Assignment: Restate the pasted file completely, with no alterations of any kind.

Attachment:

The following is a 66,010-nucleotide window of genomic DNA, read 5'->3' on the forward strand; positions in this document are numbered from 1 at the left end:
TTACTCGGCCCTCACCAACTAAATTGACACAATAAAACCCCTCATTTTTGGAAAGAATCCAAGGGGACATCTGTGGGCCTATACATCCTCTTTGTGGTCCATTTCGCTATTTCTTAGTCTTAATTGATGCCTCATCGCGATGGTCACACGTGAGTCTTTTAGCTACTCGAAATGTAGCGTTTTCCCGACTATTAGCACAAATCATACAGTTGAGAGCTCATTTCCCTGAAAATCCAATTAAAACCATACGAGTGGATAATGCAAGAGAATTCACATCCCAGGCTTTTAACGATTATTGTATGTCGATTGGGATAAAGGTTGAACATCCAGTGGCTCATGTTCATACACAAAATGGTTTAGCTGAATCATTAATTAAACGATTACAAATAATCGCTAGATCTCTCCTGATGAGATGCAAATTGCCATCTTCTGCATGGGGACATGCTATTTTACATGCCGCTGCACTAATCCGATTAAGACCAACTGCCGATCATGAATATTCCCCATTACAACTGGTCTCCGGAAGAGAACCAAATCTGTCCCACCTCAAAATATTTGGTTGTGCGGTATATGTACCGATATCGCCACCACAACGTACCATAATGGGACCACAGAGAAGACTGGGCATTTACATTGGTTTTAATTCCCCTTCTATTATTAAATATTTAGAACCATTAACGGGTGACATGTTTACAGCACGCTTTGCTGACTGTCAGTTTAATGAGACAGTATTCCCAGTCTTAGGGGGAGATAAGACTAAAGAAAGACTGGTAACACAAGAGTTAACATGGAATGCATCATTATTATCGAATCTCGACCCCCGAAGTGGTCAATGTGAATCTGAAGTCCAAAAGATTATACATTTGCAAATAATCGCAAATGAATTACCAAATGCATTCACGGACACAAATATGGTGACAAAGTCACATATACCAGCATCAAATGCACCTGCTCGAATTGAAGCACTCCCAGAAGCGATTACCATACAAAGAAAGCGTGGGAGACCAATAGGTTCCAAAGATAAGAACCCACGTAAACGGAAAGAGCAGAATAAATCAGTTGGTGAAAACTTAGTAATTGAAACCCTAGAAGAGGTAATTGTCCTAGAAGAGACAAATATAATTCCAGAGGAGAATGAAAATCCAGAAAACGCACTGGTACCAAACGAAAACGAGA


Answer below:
The following is a 66,010-nucleotide window of genomic DNA, read 5'->3' on the forward strand; positions in this document are numbered from 1 at the left end:
TTACTCGGCCCTCACCAACTAAATTGACACAATAAAACCCCTCATTTTTGGAAAGAATCCAAGGGGACATCTGTGGGCCTATACATCCTCTTTGTGGTCCATTTCGCTATTTCTTAGTCTTAATTGATGCCTCATCGCGATGGTCACACGTGAGTCTTTTAGCTACTCGAAATGTAGCGTTTTCCCGACTATTAGCACAAATCATACAGTTGAGAGCTCATTTCCCTGAAAATCCAATTAAAACCATACGAGTGGATAATGCAAGAGAATTCACATCCCAGGCTTTTAACGATTATTGTATGTCGATTGGGATAAAGGTTGAACATCCAGTGGCTCATGTTCATACACAAAATGGTTTAGCTGAATCATTAATTAAACGATTACAAATAATCGCTAGATCTCTCCTGATGAGATGCAAATTGCCATCTTCTGCATGGGGACATGCTATTTTACATGCCGCTGCACTAATCCGATTAAGACCAACTGCCGATCATGAATATTCCCCATTACAACTGGTCTCCGGAAGAGAACCAAATCTGTCCCACCTCAAAATATTTGGTTGTGCGGTATATGTACCGATATCGCCACCACAACGTACCATAATGGGACCACAGAGAAGACTGGGCATTTACATTGGTTTTAATTCCCCTTCTATTATTAAATATTTAGAACCATTAACGGGTGACATGTTTACAGCACGCTTTGCTGACTGTCAGTTTAATGAGACAGTATTCCCAGTCTTAGGGGGAGATAAGACTAAAGAAAGACTGGTAACACAAGAGTTAACATGGAATGCATCATTATTATCGAATCTCGACCCCCGAAGTGGTCAATGTGAATCTGAAGTCCAAAAGATTATACATTTGCAAATAATCGCAAATGAATTACCAAATGCATTCACGGACACAAATATGGTGACAAAGTCACATATACCAGCATCAAATGCACCTGCTCGAATTGAAGCACTCCCAGAAGCGATTACCATACAAAGAAAGCGTGGGAGACCAATAGGTTCCAAAGATAAGAACCCACGTAAACGGAAAGAGCAGAATAAATCAGTTGGTGAAAACTTAGTAATTGAAACCCTAGAAGAGGTAATTGTCCTAGAAGAGACAAATATAATTCCAGAGGAGAATGAAAATCCAGAAAACGCACTGGTACCAAACGAAAACGAGA